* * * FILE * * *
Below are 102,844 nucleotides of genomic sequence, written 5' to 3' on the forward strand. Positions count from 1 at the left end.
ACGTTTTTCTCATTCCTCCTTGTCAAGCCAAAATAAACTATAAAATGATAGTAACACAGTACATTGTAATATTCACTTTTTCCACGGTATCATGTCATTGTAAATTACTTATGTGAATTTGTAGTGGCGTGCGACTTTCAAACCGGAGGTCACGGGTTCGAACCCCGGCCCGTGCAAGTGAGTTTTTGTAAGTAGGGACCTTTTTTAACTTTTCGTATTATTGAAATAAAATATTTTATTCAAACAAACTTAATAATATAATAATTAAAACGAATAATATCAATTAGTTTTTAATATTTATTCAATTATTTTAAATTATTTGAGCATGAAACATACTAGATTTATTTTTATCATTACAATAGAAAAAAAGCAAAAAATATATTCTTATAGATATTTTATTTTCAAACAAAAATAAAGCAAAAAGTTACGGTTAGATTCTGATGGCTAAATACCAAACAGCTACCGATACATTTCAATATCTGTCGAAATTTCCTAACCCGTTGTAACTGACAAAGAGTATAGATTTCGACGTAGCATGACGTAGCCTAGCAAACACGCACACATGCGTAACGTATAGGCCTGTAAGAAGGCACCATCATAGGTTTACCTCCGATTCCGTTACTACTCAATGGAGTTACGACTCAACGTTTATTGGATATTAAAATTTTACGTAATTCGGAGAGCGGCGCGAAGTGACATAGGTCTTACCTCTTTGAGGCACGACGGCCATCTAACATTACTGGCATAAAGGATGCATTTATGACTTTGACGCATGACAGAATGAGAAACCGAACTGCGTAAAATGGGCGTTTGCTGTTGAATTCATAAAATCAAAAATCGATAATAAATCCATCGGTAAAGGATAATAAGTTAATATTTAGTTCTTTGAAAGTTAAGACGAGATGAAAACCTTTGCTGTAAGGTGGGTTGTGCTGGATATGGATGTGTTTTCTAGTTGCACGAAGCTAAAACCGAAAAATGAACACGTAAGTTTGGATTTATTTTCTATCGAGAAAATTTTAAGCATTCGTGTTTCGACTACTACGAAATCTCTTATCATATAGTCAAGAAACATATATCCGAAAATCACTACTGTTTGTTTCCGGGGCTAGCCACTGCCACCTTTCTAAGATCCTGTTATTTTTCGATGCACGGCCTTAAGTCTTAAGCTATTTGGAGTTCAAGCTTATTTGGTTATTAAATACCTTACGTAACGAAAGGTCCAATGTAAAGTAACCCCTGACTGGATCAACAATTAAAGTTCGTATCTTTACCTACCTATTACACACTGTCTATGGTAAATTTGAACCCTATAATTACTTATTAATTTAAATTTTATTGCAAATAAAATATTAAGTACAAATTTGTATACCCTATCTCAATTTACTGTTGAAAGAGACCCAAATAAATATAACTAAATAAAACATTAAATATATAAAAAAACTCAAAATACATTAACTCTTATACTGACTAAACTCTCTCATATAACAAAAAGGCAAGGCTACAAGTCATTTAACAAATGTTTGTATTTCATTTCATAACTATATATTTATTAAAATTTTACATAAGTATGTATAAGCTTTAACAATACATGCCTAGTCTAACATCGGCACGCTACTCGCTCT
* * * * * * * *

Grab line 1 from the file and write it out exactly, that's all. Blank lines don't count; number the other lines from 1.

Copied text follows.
Below are 102,844 nucleotides of genomic sequence, written 5' to 3' on the forward strand. Positions count from 1 at the left end.